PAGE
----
Pakistan Vows Crackdown on Taliban Remnants
ReligionNewsBlog.com • Monday April 28, 2003
Reuters, Apr. 28, 2003
ISLAMABAD, Pakistan (Reuters) – Pakistan on Monday vowed to act against Afghan Taliban leaders who might have been operating from its territory, but denied reports that the elusive chief of the Islamic militia was in the country.
Foreign Ministry spokesman Aziz Ahmed Khan said reports that Taliban Supreme leader Mullah Mohammad Omar was hiding in Pakistan were misinformation.
“Such claims and such misinformations may come,” Khan told a news conference.
“Anybody who knows it why doesn’t he go and catch that prize (announced by the United States) rather than just making claims that he is in Pakistan,” he said.
The one-eyed Taliban leader and his ally Osama bin Laden, blamed for the Sept. 11, 2001 attacks on the United States, disappeared shortly after a U.S.-led bombing campaign began in Afghanistan in late 2001.
Mullah Omar led the hard-line Islamic movement to power in Afghanistan in 1996 before the U.S.-backed Afghan Northern Alliance drove them out.
Some Afghan officials say remnants of the Taliban were regrouping in Pakistan with the support of some Pakistani intelligence officials.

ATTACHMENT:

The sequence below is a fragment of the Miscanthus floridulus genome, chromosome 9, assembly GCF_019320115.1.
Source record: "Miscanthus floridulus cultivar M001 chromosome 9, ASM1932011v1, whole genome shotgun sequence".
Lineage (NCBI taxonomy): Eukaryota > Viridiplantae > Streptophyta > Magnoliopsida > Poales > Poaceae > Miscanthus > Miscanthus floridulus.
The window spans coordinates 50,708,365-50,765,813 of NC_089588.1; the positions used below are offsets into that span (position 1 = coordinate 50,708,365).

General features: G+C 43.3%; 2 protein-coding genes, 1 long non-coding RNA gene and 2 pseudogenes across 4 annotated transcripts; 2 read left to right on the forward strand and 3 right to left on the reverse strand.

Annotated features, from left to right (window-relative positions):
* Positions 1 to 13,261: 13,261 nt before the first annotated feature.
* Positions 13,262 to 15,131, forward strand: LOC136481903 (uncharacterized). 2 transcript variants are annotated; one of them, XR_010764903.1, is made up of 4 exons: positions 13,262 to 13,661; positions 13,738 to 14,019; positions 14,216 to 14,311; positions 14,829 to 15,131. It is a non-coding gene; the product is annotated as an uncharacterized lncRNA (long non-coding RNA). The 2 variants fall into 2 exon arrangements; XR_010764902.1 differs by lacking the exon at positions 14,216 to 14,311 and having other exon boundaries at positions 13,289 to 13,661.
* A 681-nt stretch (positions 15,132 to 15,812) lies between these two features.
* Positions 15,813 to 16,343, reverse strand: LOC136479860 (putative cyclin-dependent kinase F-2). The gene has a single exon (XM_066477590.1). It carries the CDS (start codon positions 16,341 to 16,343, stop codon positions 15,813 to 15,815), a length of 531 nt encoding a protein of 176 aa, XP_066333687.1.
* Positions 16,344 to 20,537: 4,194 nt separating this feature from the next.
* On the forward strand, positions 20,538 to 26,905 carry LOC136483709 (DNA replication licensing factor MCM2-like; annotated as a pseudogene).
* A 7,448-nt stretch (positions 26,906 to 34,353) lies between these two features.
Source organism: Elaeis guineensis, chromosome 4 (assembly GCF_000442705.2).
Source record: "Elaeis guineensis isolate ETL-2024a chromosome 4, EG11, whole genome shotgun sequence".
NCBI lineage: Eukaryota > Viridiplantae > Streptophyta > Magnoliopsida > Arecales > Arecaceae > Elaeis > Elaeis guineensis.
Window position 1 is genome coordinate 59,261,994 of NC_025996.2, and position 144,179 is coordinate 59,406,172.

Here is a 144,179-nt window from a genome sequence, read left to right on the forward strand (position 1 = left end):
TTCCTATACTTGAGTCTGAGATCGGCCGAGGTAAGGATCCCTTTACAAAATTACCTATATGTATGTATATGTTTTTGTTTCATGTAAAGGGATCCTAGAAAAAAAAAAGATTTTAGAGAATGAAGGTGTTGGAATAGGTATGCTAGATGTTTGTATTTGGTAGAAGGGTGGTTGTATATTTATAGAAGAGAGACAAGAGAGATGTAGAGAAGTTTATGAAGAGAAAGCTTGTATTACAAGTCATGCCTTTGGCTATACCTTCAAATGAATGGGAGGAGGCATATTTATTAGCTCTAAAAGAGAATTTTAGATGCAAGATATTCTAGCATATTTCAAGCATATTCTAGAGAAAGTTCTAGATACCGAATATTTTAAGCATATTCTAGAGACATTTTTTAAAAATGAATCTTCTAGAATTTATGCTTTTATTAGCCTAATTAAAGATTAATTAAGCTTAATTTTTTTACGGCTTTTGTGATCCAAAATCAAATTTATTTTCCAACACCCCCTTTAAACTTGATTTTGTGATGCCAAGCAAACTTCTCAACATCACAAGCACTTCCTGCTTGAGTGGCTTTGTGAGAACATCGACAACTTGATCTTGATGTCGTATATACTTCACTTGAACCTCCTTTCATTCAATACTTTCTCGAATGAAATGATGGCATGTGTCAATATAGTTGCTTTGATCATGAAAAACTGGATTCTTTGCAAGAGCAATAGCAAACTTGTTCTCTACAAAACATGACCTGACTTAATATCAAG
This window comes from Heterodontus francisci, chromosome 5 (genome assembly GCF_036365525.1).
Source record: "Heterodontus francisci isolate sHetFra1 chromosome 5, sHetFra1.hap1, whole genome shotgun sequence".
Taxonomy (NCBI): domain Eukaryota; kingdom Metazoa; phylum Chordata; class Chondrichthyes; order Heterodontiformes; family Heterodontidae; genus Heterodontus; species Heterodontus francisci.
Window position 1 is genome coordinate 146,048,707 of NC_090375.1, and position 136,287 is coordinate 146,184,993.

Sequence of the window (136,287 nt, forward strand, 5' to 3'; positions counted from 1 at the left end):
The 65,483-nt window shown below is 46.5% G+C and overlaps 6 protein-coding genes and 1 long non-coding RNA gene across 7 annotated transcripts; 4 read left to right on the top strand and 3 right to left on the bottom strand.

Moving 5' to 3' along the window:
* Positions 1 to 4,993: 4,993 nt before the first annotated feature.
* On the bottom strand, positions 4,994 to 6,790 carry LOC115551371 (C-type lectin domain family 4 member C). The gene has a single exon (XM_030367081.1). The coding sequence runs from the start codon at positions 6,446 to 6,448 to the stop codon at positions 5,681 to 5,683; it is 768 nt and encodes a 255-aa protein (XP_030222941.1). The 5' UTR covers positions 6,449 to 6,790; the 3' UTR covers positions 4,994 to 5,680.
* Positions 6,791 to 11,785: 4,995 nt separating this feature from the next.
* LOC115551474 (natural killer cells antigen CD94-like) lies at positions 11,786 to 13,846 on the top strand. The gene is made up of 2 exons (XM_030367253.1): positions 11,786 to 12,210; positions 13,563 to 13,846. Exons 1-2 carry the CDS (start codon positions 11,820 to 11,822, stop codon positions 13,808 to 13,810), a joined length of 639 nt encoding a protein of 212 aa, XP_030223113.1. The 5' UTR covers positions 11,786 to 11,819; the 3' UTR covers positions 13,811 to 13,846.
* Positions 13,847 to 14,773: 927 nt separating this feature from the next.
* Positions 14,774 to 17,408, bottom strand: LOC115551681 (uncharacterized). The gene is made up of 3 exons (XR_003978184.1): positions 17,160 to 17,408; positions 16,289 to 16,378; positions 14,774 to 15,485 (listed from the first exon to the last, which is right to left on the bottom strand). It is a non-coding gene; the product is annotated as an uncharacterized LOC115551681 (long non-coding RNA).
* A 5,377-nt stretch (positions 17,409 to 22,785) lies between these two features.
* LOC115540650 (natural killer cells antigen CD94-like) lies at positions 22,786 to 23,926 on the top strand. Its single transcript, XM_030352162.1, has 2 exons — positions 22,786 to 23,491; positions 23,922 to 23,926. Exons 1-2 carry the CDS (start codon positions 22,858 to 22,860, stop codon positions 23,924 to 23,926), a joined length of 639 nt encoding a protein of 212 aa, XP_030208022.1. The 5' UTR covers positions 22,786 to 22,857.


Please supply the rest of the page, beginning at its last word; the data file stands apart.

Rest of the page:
Islamabad — once the main sponsor of the Taliban — has denied the charge.
Afghan leaders say they have drawn up a list of senior members of the Taliban they believe to be operating from Pakistan. Mullah Omar tops the list, Afghan Foreign Minister Dr Abdullah told Reuters on Saturday.
The list also includes the names of notorious Taliban commander Akhtar Mohammad Usmani, a close confidant of Mullah Omar, and Mullah Turabi, a former justice minister who created the feared Taliban religious police.
But Khan said the Afghan government had not handed over any list to Pakistan during Afghan President Hamid Karzai’s visit to Islamabad last week.
“There is no list. Some names were mentioned…we have assured him (Karzai) that we will do everything possible to investigate the issue,” he said.
“We will do everything possible not to allow anything detrimental to that (Karzai’s) government being done from Pakistani soil.”
Pakistan withdrew its support to the Taliban following the September 11 attacks and joined hands with the United States in its war against terror.
The Afghan officials also blame the Taliban remnants for a spate of recent attacks on the U.S. and Afghan forces.
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